Friday, December 17, 2010

Take Two

They say opposites attract, a fact that Tim and I have confirmed many times over the nearly 36 years that we've been married.  So it should come as no surprise that I will have a completely different take on the question posed by Otto, our shipmate on the Long Island circumnavigation.  Vive la differance!

First, some disclaimers.  Point One - Any discussion on this blog about catamaran vs monohull or the features of any particular boat is set on the background of available funds.  I want to be sure that everyone realizes that if it comes down to time to go and we don't have the funds for a catamaran, then we go on a monohull and do it quite happily.  If we don't have funds for a 47 foot then we go on a 42 foot or a 37 foot or a Pearson 35.   Point Two - Any boat that we own will be cared for meticulously because we're both quite anal when it comes to things of that sort.  Tim's a former aircraft mechanic with the FAA peering non-stop over his shoulder and I'm just a tiny bit OCD when it comes to organization. (You can stop laughing now Tim).

OK, now that the formalities are out of the way, to compare Osprey and Quetzal in any way - size, shape, amenities, handling, stability, and heaven forbid, style, is like comparing a 1970 VW bus to a  classic Jaguar.  While on Osprey, I always felt underpowered both in sail and engine, overweight, graceless, and insecure.  I'm sure that given many months and many dollars I could turn that Pearson into something that felt more like home to me (think liveaboard), but it just didn't "fit".  Quetzal, on the other hand, even at 25 years old, had the grace and lines of a classic, and the handling to match.  It felt immediately like home and I could have easily turned the boat around at the end of 6 days and done it again.  And again.  And again.  I truly enjoyed the Long Island trip, but it was in spite of Osprey not because of it.  The trip was enjoyable because we had a good instructor, great company, and an incredible destination.  The Bahamas trip had all of those things, and a really great vessel to enjoy them with.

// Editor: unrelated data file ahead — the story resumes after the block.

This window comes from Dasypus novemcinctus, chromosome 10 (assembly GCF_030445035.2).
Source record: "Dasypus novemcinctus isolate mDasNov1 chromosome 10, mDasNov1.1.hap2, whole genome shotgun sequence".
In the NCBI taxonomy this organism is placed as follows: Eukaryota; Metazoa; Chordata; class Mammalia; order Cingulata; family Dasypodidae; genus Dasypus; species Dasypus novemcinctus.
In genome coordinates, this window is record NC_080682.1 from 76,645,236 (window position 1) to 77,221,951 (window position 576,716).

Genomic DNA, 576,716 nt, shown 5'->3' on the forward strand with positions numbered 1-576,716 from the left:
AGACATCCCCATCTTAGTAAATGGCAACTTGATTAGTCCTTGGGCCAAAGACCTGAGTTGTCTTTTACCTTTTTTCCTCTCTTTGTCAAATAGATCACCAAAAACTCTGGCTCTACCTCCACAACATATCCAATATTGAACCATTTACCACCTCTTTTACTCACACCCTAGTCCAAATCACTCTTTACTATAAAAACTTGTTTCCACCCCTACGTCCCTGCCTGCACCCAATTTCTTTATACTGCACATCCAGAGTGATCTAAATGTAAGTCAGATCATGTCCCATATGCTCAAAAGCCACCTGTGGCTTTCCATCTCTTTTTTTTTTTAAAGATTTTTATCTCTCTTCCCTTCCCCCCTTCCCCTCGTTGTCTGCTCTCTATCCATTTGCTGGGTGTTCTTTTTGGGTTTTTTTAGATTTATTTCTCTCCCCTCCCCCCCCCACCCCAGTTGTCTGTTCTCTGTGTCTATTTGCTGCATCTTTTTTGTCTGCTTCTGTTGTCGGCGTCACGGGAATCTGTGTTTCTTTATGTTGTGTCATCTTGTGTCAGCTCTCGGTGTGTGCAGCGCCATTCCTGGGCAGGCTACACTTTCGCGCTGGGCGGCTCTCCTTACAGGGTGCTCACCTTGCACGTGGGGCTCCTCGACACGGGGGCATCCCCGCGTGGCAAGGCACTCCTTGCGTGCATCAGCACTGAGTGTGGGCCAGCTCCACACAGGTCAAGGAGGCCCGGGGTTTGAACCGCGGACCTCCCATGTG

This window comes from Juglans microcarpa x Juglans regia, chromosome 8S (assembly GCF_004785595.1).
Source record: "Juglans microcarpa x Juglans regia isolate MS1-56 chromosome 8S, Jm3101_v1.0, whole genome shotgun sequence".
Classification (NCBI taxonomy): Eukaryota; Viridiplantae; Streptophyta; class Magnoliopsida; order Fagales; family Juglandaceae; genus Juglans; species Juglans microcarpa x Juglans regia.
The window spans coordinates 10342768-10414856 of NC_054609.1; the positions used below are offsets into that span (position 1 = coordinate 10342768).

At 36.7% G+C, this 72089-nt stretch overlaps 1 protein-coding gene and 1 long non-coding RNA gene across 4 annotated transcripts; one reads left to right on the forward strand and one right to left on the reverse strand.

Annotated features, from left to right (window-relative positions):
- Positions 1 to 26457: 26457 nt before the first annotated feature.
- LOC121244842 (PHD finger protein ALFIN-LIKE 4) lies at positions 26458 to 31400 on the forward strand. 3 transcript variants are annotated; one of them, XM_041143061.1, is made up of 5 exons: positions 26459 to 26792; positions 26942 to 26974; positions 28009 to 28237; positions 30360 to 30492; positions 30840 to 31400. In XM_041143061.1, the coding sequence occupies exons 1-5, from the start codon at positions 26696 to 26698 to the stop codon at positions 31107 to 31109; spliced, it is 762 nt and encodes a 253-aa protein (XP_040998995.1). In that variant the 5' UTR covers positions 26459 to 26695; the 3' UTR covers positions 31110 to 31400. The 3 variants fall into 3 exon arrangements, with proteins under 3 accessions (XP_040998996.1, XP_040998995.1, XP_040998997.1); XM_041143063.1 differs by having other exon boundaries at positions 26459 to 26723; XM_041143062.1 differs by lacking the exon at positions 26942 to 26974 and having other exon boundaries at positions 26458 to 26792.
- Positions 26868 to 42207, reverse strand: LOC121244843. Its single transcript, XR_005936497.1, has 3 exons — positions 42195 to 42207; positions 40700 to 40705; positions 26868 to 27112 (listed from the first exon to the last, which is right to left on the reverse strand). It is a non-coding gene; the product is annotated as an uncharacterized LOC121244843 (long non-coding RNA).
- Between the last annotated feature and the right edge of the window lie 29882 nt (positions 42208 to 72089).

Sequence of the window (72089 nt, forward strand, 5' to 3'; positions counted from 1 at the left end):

As a mechanic and a pilot, Tim tends to look at the technical aspects of the boats we sail.  Specs, power, handling, headroom.   Not being particularly gender biased, I'm not sure if  it's a woman thing or a me thing, but I tend to feel the boat.  Every boat I've ever been on has an atmosphere and I'm pretty sensitive to that.  That's why as we got off the new Beneteaus and Jeanneaus at the boat show, I was left with the feeling of leaving a cold hotel room. Osprey left me feeling a little like leaving a trailer park, but Quetzal felt just like Nomad, a place I could call home.

To be sure, I hope to sail a catamaran off into the sunset, but if the monohull we end up on is anything like Quetzal, this will be one happy camper.


John Loggins said...

I know what you mean about a boats "feel". Boats have a lot personality. And they will tell you much if you listen to them.

Deb said...

Yeah I think I may earn the title of "Boat Whisperer" yet!

Merry Christmas,